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Japanese conductor opens opera season in Odessa and encourages Ukrainian audiences

Courtesy of the Odesa National Academic Opera and Ballet Theater
Hirofumi Yoshida conducts a rehearsal at the Odesa National Academic Opera and Ballet Theater in Odesa, Ukraine.

Japanese conductor Hirofumi Yoshida, who lives in Italy, was in the pit on Sunday for the opera season opener of the Odesa National Academic Opera and Ballet Theater in the southern Ukrainian city of Odesa. Yoshida, 54, conducted Puccini’s opera “La Boheme” as the opera house’s permanent guest conductor.

Yoshida entered Ukraine via Moldova on September 5 and rehearsed the opera several times with the theater orchestra. The almost full audience of 1,500 people received Puccini’s masterpiece to loud cheers and gave the performance a standing ovation. Quite a few spectators were dressed in military uniforms and some said “Thank you” with tears in their eyes. “I think the performance was food for the soul,” Yoshida said proudly after the performance. But he added that the occasion made him acutely aware that Ukraine is at war.

Yoshida moved his career base to Europe when he was 29 and has held a number of important positions, such as principal guest conductor of Il Teatro Comunale di Bologna in Italy. He visited Ukraine for the first time in December 2020 at the invitation of the Odesa Theater and conducted Puccini’s ‘Madama Butterfly’. He took up the position of principal guest conductor of the opera house in January 2021 during the global lockdown period due to the novel coronavirus pandemic. Then in February 2022, Russia invaded Ukraine. In June last year, Yoshida received a request from the Odesa Theater, which had just resumed operations, to conduct the opening performance of the 2023-2024 season. He accepted the opportunity for his second visit to Ukraine.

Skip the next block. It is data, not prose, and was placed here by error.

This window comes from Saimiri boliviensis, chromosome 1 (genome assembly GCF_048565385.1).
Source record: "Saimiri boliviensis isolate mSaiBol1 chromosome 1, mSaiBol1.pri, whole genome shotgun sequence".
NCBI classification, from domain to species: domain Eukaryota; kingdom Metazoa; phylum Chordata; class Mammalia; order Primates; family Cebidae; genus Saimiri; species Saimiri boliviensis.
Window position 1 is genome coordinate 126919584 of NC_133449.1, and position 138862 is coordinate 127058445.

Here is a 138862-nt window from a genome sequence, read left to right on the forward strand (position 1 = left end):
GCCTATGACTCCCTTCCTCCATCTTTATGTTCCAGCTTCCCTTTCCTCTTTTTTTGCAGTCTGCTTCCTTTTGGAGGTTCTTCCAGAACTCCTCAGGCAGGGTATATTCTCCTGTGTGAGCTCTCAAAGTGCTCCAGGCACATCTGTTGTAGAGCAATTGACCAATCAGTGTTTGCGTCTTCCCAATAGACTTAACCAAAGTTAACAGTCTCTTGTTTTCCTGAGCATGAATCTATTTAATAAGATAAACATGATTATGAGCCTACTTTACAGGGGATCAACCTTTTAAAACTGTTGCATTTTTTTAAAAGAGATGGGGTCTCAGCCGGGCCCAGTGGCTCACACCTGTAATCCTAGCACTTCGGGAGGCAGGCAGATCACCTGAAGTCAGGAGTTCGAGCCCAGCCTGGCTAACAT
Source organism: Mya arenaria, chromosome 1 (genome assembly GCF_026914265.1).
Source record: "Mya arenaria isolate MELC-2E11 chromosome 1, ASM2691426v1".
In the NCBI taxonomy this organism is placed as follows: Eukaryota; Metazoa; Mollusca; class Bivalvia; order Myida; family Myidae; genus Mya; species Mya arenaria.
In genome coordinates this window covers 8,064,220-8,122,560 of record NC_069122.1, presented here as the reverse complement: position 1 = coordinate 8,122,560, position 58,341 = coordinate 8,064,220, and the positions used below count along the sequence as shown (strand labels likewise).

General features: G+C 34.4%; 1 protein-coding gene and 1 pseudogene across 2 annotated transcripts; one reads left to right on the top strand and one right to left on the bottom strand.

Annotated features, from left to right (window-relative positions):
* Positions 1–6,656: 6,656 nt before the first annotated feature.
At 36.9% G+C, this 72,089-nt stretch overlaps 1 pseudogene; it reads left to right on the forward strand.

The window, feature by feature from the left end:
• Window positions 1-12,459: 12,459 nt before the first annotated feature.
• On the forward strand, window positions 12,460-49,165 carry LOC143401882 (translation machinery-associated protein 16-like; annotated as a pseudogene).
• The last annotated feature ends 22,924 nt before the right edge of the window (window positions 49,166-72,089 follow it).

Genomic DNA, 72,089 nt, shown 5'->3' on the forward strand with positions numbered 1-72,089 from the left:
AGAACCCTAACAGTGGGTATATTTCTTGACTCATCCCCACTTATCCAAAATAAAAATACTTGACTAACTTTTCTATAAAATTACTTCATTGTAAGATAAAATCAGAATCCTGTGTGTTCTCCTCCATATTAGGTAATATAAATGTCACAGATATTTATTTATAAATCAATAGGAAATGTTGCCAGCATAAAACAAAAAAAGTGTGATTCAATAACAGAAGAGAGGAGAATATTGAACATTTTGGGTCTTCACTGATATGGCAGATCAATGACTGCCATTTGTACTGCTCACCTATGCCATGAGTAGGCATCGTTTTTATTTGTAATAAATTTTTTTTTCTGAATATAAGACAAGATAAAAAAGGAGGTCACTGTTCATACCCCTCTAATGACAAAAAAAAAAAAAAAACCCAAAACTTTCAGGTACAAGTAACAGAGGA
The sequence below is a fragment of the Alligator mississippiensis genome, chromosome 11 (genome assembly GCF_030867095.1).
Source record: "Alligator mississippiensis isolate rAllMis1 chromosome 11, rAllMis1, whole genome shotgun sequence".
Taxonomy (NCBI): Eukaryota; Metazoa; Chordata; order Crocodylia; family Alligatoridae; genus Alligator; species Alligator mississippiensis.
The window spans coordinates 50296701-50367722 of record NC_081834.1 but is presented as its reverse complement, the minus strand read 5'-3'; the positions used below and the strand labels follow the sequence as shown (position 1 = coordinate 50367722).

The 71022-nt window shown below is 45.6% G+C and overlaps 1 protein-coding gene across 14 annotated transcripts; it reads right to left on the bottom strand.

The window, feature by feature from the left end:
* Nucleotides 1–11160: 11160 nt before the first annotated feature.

However, Yoshida was offered as a guest conductor because the opera house’s music director, a Belarusian conductor who is also an acquaintance of Yoshida, was suddenly fired. Apparently the theater took issue with the fact that the conductor had performed at an opera house in Azerbaijan linked to the husband of a Russian singer on the Ukrainian government’s sanctions list. Although Yoshida boosted the audience’s morale and received good feedback from Sunday’s performance, he said he also had mixed feelings. “I never heard [the Belarusian conductor] agrees with the invasion,” Yoshida said.

The elimination of Russian culture and Russian artists continues in Ukraine and some other countries. However, in Italy, where Russian operas were at one point shunned, the shunning emphasized the works’ existence and even led to reappraisal.

“The invasion is inexcusable,” Yoshida said. “But music has the power to transcend boundaries and touch people’s hearts. It should not be influenced by ideologies.”

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